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Comparative Fictions of Ethnicity
As social creatures, we may know "who" we "are." How does our sense of self shape our interactions with those around us? How does literature provide a particular medium not only for self-expression but also for meditations on the construction of the self? Don't we tell stories in response to the question, "Who are you?" We give our lives flesh and blood when telling how we process the world. How does this universal question ("Who am I?") change when we add the qualifier "ethnically" before it? A key part of understanding ethnicity is that it is relational, defined against another ethnicity, and that it never stands alone; it helps us diagnose larger social and historical issues. Another key point is that of relationship changes within historical movements: they are not entirely static or natural, and neither is our sense of who and what we are. We will embark upon an inquiry into both the formal and aesthetic properties of literary works and their location in our social, political, cultural, and personal lives. We will explore how identity, national character, ethnicity, and gender evolved to become central to our sense of ourselves. This course is especially designed to build your writing and oral presentation skills. Writing is a mode of thinking. Polishing your writing goes hand in hand with making you a more critical and imaginative thinker.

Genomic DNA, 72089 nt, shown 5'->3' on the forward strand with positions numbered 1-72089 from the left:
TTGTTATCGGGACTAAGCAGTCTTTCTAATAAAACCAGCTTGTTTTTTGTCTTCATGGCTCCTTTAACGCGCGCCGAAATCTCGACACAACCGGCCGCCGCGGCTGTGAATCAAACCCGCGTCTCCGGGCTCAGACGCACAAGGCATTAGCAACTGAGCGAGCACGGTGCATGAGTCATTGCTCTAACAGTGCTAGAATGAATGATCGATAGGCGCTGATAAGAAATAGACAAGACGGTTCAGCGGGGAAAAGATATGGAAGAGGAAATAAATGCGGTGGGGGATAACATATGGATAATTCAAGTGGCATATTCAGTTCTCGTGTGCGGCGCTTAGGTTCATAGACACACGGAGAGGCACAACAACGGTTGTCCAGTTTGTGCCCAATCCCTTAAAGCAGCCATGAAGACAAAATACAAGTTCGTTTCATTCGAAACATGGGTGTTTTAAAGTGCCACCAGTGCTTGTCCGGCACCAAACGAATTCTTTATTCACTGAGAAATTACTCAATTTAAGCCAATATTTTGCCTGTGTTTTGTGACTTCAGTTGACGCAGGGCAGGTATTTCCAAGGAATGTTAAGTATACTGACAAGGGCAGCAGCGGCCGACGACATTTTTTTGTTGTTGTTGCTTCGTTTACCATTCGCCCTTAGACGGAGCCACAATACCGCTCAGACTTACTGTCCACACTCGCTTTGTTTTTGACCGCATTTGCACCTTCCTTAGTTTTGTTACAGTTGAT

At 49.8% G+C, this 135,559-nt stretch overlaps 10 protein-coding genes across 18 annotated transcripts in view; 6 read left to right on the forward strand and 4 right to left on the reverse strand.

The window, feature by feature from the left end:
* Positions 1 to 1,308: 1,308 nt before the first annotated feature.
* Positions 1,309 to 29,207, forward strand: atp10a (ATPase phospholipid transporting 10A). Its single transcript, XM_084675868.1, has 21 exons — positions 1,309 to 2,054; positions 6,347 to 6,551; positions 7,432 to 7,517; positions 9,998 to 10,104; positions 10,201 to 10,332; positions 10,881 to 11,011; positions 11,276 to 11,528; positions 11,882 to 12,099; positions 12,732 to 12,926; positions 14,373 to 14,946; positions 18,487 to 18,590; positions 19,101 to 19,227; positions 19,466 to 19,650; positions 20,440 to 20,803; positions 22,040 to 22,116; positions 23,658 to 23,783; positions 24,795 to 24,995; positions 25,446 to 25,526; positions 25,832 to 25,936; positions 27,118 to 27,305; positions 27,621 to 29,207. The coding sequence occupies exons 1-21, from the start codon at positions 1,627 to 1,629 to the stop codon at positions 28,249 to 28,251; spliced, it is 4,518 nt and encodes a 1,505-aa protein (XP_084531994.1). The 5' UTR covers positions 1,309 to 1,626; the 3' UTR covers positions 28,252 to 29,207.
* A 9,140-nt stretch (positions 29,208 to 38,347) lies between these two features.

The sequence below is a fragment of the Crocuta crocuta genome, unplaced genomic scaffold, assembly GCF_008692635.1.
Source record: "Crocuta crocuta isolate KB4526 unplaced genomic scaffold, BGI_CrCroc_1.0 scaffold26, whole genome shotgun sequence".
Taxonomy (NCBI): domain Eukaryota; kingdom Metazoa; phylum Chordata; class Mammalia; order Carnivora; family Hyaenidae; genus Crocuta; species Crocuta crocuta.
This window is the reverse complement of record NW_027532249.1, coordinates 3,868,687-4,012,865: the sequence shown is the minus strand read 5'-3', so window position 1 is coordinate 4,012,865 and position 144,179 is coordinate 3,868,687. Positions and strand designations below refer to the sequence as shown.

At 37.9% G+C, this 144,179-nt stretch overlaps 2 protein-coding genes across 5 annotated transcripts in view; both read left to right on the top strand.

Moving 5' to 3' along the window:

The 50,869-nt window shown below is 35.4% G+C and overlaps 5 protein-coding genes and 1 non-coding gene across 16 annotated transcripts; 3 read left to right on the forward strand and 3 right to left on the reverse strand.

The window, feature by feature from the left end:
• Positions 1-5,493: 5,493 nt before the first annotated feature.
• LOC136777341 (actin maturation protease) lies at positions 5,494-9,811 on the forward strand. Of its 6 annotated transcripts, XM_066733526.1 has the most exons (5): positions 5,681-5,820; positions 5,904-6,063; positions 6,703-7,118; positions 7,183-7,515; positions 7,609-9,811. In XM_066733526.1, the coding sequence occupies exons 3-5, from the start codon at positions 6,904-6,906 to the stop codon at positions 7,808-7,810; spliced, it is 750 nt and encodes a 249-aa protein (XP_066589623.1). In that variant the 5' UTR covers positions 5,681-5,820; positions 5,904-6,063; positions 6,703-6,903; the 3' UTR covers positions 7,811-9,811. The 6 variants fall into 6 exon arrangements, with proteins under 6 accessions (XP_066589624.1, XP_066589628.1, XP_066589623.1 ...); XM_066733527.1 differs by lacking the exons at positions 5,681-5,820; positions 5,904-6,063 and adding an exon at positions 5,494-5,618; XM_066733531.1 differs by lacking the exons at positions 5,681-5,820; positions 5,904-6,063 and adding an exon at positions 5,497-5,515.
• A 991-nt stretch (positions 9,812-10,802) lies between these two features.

This course fulfills the second-level Writing and Rhetoric Requirement (WRITE 2) and emphasizes oral and multimedia presentation.